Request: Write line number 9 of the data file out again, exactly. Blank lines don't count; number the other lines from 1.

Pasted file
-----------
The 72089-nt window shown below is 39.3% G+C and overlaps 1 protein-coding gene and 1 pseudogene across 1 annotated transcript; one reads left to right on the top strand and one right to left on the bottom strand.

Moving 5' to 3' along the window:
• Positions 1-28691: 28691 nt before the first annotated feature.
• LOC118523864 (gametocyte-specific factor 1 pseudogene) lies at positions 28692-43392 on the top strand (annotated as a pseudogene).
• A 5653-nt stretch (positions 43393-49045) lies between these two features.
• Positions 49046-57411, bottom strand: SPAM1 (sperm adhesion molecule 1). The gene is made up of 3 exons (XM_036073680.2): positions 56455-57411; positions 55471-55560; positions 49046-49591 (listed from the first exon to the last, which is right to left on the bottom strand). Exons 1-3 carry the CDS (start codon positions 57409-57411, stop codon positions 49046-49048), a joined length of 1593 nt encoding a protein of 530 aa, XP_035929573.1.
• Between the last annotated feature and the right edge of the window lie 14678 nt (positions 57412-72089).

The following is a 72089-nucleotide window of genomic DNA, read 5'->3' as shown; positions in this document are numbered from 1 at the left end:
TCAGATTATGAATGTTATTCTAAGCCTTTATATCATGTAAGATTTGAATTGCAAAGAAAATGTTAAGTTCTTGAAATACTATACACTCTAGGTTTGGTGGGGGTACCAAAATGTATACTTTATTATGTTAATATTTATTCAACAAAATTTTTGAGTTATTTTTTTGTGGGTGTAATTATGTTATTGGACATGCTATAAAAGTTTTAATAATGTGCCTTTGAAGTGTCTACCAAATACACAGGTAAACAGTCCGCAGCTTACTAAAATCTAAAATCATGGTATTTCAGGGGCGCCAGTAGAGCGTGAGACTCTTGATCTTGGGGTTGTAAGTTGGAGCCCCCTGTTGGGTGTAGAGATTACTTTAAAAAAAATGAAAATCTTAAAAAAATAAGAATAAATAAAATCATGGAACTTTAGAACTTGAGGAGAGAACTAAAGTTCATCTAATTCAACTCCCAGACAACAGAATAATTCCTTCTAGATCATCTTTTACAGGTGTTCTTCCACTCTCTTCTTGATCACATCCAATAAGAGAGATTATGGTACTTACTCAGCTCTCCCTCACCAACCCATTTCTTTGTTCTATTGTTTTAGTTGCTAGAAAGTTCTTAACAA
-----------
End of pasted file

TCAGATTATGAATGTTATTCTAAGCCTTTATATCATGTAAGATTTGAATTGCAAAGAAAATGTTAAGTTCTTGAAATACTATACACTCTAGGTTTGGTGGGGGTACCAAAATGTATACTTTATTATGTTAATATTTATTCAACAAAATTTTTGAGTTATTTTTTTGTGGGTGTAATTATGTTATTGGACATGCTATAAAAGTTTTAATAATGTGCCTTTGAAGTGTCTACCAAATACACAGGTAAACAGTCCGCAGCTTACTAAAATCTAAAATCATGGTATTTCAGGGGCGCCAGTAGAGCGTGAGACTCTTGATCTTGGGGTTGTAAGTTGGAGCCCCCTGTTGGGTGTAGAGATTACTTTAAAAAAAATGAAAATCTTAAAAAAATAAGAATAAATAAAATCATGGAACTTTAGAACTTGAGGAGAGAACTAAAGTTCATCTAATTCAACTCCCAGACAACAGAATAATTCCTTCTAGATCATCTTTTACAGGTGTTCTTCCACTCTCTTCTTGATCACATCCAATAAGAGAGATTATGGTACTTACTCAGCTCTCCCTCACCAACCCATTTCTTTGTTCTATTGTTTTAGTTGCTAGAAAGTTCTTAACAA